New Artificial Heart Biomimics The Heart Of A Cockroach
Did you ever wonder what makes the cockroach so resilient? Maybe it's the cockroach heart that has as many as 13 pumping chambers, as opposed to human and animal hearts that only have four pumping chambers.
Sujoy K. Guha, a biomedical engineer at the Indian Institute of Technology, Kharagpur (IITK) has invented an artificial heart which, inspired by the cockroach heart, has a number of interconnected diaphragm chambers. His invention, the Biventricular Pump, consists of two identical artificial ventricular pumps that are each made up of several diaphragm chambers.
Guha explained to India's Telegraph that the cockroach heart pumps blood in stages, which reduces the build-up of pressure, unlike the human heart. The cockroach heart has a fail-safe mechanism, in that if one of the chambers stops pumping blood, it doesn't mean that all the others do, so the situation is not life-threatening.
“The inventiveness of our work lies in recognising the merits of the cockroach’s heart and adapting them to the needs of the human system,” said Guha. “A series of diaphragms divides the load of the pump, thereby increasing its longevity,” he added.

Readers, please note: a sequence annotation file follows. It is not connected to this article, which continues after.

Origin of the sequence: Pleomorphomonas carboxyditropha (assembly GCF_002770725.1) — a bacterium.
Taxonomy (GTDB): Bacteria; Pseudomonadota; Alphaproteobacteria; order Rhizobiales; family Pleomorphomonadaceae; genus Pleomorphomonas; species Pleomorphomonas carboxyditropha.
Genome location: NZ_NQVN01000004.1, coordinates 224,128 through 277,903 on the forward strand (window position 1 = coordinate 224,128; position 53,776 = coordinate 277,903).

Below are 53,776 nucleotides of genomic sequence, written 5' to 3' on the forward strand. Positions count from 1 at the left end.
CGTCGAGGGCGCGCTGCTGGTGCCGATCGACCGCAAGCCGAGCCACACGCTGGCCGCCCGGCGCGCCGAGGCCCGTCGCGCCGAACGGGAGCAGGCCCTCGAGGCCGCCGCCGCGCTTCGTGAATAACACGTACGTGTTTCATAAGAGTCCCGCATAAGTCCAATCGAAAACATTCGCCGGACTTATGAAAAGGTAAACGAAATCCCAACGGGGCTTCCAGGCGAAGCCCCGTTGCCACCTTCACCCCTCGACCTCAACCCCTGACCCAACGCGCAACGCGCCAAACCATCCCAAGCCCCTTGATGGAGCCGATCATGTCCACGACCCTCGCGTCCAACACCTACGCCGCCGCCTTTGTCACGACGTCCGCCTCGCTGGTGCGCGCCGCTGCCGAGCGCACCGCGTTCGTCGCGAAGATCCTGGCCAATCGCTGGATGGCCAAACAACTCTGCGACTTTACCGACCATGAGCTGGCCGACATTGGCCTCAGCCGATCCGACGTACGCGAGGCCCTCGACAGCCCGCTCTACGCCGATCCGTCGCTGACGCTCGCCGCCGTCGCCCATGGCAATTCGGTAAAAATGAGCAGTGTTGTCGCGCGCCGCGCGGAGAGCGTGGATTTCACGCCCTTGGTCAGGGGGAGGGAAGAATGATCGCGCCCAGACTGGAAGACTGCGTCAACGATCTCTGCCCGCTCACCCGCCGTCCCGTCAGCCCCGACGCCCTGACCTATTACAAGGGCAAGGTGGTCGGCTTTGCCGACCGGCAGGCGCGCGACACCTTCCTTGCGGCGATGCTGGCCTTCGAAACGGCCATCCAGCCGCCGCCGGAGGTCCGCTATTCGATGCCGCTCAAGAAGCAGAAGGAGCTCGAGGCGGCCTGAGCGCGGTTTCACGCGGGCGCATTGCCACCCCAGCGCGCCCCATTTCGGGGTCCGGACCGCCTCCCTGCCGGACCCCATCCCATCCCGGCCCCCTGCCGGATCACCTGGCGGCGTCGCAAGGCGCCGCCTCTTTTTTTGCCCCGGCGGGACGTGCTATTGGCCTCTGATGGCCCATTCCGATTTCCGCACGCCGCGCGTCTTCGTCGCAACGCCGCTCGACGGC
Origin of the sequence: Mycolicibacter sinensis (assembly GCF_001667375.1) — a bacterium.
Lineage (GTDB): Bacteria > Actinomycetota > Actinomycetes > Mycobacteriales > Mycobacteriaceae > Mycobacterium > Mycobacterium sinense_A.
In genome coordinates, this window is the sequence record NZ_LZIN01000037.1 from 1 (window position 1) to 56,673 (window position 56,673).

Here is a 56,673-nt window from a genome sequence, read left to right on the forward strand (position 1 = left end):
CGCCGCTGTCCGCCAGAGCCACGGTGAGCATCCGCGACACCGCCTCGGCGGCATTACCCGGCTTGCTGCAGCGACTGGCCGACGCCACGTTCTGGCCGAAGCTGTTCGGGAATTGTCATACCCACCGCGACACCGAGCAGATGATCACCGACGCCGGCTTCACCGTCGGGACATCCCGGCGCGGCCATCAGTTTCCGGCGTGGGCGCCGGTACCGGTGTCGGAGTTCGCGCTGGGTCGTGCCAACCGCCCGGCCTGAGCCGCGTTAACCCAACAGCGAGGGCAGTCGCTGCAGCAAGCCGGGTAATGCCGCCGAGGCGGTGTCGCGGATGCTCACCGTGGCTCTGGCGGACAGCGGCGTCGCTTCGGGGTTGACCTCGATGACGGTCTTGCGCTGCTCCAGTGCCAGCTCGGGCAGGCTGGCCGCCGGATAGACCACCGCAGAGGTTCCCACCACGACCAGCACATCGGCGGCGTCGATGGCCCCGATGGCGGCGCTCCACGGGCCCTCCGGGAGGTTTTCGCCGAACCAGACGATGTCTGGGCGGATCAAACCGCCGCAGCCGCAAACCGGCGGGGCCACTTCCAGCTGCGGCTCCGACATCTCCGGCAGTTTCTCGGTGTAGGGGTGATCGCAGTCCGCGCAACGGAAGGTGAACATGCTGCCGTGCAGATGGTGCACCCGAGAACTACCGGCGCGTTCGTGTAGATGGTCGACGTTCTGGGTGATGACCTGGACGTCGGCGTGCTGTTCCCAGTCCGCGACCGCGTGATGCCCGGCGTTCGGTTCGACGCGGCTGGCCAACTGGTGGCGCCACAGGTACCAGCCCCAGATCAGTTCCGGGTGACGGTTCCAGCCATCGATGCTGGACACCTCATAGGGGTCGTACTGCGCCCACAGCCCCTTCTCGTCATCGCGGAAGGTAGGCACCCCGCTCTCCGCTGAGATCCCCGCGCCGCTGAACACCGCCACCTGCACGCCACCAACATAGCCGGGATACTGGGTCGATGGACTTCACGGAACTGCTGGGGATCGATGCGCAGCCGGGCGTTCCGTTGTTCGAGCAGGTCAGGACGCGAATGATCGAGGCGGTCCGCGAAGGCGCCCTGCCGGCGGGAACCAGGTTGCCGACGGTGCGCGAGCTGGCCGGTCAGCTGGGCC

An artificial heart patterned after the cockroach heart addresses some issues with other artificial hearts as well as heart transplants; the main one is that a Guha's Biventricular Pump will continue pumping even if one or more of its chambers fail for some reason. It will also prevent excessive blood recirculation and blood stagnation.
“With increased understanding of the heart’s functioning and continuing improvements in prosthetics, computer science, battery technology and fuel cells, a practical artificial heart may be a reality in the 21st century,” said Guha.
The Biventricular Pump has already been tested on frogs and will be next tested in goats.